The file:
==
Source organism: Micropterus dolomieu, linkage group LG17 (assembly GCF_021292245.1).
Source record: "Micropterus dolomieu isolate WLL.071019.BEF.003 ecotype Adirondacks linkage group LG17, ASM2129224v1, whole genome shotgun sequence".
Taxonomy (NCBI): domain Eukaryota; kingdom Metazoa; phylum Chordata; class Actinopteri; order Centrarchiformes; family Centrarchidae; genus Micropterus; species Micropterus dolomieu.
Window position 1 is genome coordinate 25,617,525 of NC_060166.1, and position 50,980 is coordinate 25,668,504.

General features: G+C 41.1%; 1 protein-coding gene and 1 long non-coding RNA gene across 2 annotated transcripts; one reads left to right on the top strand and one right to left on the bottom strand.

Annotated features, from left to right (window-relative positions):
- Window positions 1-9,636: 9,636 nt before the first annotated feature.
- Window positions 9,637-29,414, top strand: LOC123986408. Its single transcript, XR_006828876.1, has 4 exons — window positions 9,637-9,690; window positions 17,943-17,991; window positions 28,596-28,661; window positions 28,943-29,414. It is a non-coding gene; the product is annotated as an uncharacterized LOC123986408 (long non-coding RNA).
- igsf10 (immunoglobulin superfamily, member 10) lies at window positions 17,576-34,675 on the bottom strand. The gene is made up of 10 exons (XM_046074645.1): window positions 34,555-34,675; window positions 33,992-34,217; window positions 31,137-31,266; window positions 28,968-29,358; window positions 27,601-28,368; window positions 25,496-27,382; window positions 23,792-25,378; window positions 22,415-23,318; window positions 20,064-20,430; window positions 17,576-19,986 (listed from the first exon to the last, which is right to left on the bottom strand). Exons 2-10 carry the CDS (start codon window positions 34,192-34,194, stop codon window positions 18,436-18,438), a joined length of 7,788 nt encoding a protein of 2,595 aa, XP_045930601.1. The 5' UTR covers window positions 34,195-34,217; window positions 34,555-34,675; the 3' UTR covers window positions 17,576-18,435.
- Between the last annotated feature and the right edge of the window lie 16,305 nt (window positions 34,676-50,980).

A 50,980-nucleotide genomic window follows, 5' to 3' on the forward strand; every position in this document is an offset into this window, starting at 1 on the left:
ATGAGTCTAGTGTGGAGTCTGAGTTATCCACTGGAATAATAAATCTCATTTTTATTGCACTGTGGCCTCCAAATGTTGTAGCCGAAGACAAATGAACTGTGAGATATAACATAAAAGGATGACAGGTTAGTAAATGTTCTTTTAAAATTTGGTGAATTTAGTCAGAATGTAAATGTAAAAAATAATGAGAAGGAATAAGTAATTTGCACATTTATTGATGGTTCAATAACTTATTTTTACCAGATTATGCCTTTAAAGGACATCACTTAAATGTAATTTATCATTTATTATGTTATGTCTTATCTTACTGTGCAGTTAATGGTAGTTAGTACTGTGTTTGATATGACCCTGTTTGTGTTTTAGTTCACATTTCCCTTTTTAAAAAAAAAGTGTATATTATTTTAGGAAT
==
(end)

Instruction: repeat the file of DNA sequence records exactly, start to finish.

Source organism: Micropterus dolomieu, linkage group LG17 (assembly GCF_021292245.1).
Source record: "Micropterus dolomieu isolate WLL.071019.BEF.003 ecotype Adirondacks linkage group LG17, ASM2129224v1, whole genome shotgun sequence".
Taxonomy (NCBI): domain Eukaryota; kingdom Metazoa; phylum Chordata; class Actinopteri; order Centrarchiformes; family Centrarchidae; genus Micropterus; species Micropterus dolomieu.
Window position 1 is genome coordinate 25,617,525 of NC_060166.1, and position 50,980 is coordinate 25,668,504.

General features: G+C 41.1%; 1 protein-coding gene and 1 long non-coding RNA gene across 2 annotated transcripts; one reads left to right on the top strand and one right to left on the bottom strand.

Annotated features, from left to right (window-relative positions):
- Window positions 1-9,636: 9,636 nt before the first annotated feature.
- Window positions 9,637-29,414, top strand: LOC123986408. Its single transcript, XR_006828876.1, has 4 exons — window positions 9,637-9,690; window positions 17,943-17,991; window positions 28,596-28,661; window positions 28,943-29,414. It is a non-coding gene; the product is annotated as an uncharacterized LOC123986408 (long non-coding RNA).
- igsf10 (immunoglobulin superfamily, member 10) lies at window positions 17,576-34,675 on the bottom strand. The gene is made up of 10 exons (XM_046074645.1): window positions 34,555-34,675; window positions 33,992-34,217; window positions 31,137-31,266; window positions 28,968-29,358; window positions 27,601-28,368; window positions 25,496-27,382; window positions 23,792-25,378; window positions 22,415-23,318; window positions 20,064-20,430; window positions 17,576-19,986 (listed from the first exon to the last, which is right to left on the bottom strand). Exons 2-10 carry the CDS (start codon window positions 34,192-34,194, stop codon window positions 18,436-18,438), a joined length of 7,788 nt encoding a protein of 2,595 aa, XP_045930601.1. The 5' UTR covers window positions 34,195-34,217; window positions 34,555-34,675; the 3' UTR covers window positions 17,576-18,435.
- Between the last annotated feature and the right edge of the window lie 16,305 nt (window positions 34,676-50,980).

A 50,980-nucleotide genomic window follows, 5' to 3' on the forward strand; every position in this document is an offset into this window, starting at 1 on the left:
ATGAGTCTAGTGTGGAGTCTGAGTTATCCACTGGAATAATAAATCTCATTTTTATTGCACTGTGGCCTCCAAATGTTGTAGCCGAAGACAAATGAACTGTGAGATATAACATAAAAGGATGACAGGTTAGTAAATGTTCTTTTAAAATTTGGTGAATTTAGTCAGAATGTAAATGTAAAAAATAATGAGAAGGAATAAGTAATTTGCACATTTATTGATGGTTCAATAACTTATTTTTACCAGATTATGCCTTTAAAGGACATCACTTAAATGTAATTTATCATTTATTATGTTATGTCTTATCTTACTGTGCAGTTAATGGTAGTTAGTACTGTGTTTGATATGACCCTGTTTGTGTTTTAGTTCACATTTCCCTTTTTAAAAAAAAAGTGTATATTATTTTAGGAAT